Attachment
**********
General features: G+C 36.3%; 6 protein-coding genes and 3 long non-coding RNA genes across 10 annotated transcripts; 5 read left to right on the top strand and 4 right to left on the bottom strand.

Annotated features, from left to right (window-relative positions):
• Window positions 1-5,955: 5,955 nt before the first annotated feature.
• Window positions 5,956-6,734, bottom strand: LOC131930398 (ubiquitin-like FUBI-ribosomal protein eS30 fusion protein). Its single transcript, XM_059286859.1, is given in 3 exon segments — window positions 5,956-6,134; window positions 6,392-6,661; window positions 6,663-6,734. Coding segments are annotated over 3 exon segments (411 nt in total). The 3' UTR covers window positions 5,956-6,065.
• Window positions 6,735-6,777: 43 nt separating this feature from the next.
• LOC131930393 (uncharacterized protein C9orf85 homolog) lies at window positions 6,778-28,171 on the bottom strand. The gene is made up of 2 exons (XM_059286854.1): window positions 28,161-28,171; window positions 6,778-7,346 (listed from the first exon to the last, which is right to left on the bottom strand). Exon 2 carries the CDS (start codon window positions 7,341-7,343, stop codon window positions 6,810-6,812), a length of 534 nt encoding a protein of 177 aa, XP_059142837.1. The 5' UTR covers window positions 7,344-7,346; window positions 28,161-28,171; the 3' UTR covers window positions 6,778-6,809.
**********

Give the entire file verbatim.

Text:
General features: G+C 36.3%; 6 protein-coding genes and 3 long non-coding RNA genes across 10 annotated transcripts; 5 read left to right on the top strand and 4 right to left on the bottom strand.

Annotated features, from left to right (window-relative positions):
• Window positions 1-5,955: 5,955 nt before the first annotated feature.
• Window positions 5,956-6,734, bottom strand: LOC131930398 (ubiquitin-like FUBI-ribosomal protein eS30 fusion protein). Its single transcript, XM_059286859.1, is given in 3 exon segments — window positions 5,956-6,134; window positions 6,392-6,661; window positions 6,663-6,734. Coding segments are annotated over 3 exon segments (411 nt in total). The 3' UTR covers window positions 5,956-6,065.
• Window positions 6,735-6,777: 43 nt separating this feature from the next.
• LOC131930393 (uncharacterized protein C9orf85 homolog) lies at window positions 6,778-28,171 on the bottom strand. The gene is made up of 2 exons (XM_059286854.1): window positions 28,161-28,171; window positions 6,778-7,346 (listed from the first exon to the last, which is right to left on the bottom strand). Exon 2 carries the CDS (start codon window positions 7,341-7,343, stop codon window positions 6,810-6,812), a length of 534 nt encoding a protein of 177 aa, XP_059142837.1. The 5' UTR covers window positions 7,344-7,346; window positions 28,161-28,171; the 3' UTR covers window positions 6,778-6,809.